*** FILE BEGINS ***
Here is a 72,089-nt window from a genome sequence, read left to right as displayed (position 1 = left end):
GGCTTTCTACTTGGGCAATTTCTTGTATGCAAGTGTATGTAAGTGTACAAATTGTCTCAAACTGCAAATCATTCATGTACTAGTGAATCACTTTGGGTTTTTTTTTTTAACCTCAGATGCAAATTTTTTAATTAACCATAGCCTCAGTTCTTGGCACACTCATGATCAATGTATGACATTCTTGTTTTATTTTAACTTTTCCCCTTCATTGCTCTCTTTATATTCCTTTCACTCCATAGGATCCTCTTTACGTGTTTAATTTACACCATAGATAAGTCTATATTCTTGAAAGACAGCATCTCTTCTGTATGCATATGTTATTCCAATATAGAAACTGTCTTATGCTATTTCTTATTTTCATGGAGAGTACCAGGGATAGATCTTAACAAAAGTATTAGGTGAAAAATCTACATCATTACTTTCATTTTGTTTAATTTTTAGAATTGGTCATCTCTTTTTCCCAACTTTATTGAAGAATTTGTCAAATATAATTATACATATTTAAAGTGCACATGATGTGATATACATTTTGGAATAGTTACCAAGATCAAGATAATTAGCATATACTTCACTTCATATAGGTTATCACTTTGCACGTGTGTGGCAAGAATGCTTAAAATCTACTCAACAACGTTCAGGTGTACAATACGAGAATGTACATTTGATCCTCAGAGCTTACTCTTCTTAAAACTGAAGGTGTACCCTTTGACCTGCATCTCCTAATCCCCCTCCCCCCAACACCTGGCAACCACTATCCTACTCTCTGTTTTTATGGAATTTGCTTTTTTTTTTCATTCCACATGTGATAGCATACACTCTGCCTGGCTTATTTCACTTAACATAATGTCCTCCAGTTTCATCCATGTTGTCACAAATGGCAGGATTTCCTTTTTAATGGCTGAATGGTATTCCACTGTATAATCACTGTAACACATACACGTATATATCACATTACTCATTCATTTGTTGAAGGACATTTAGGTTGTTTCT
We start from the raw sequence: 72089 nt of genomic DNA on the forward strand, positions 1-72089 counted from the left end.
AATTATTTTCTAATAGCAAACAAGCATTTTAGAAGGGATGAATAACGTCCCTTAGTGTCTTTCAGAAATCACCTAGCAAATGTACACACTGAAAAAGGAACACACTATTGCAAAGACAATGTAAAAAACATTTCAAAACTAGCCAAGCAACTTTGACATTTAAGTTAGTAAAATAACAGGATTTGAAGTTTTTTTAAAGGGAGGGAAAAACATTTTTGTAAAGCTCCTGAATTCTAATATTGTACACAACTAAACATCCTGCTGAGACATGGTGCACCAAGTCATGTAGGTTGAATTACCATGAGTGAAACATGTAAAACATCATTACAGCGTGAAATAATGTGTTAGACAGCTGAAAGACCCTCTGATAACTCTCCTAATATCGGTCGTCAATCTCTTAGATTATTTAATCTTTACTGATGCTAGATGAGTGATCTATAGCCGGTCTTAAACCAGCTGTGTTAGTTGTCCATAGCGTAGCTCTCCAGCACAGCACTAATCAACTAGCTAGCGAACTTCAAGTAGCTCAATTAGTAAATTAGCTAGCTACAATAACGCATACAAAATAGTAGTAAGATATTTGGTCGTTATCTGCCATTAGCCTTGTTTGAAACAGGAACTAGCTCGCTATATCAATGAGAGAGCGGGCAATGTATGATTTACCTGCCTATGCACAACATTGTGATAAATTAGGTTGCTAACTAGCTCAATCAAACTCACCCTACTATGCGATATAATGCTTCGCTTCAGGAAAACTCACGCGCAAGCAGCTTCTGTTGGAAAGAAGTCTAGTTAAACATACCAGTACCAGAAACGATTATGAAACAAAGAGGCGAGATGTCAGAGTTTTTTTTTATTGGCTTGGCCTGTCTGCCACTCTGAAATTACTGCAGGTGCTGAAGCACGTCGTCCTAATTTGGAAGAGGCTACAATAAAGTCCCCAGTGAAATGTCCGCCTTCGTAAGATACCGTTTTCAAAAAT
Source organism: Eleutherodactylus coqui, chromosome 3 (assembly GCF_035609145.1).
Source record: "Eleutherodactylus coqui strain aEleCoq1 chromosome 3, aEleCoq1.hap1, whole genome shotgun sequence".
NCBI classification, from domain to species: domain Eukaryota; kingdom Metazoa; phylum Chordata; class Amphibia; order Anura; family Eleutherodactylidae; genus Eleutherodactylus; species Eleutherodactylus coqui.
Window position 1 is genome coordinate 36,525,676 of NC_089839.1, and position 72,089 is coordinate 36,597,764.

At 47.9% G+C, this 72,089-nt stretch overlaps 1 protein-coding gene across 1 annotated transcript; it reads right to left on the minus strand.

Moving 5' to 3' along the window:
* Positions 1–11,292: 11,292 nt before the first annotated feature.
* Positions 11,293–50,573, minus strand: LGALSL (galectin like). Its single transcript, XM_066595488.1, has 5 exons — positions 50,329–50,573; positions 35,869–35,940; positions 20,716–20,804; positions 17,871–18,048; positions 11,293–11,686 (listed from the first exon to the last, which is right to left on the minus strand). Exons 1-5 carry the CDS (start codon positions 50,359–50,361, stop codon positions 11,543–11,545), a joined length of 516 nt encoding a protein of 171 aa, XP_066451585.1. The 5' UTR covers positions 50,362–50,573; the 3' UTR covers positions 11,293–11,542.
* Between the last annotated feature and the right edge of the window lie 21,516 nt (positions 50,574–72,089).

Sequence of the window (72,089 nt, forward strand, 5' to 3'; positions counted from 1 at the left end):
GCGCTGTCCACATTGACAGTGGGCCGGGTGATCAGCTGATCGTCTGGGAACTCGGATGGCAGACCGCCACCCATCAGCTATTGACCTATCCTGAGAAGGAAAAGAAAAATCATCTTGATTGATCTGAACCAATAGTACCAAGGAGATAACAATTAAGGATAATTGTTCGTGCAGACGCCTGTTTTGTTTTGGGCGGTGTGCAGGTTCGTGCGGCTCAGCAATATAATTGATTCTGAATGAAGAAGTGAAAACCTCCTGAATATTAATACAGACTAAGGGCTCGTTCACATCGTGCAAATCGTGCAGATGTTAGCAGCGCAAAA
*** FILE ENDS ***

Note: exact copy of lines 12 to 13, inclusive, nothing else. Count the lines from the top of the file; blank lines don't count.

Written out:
* Positions 11,293–50,573, minus strand: LGALSL (galectin like). Its single transcript, XM_066595488.1, has 5 exons — positions 50,329–50,573; positions 35,869–35,940; positions 20,716–20,804; positions 17,871–18,048; positions 11,293–11,686 (listed from the first exon to the last, which is right to left on the minus strand). Exons 1-5 carry the CDS (start codon positions 50,359–50,361, stop codon positions 11,543–11,545), a joined length of 516 nt encoding a protein of 171 aa, XP_066451585.1. The 5' UTR covers positions 50,362–50,573; the 3' UTR covers positions 11,293–11,542.
* Between the last annotated feature and the right edge of the window lie 21,516 nt (positions 50,574–72,089).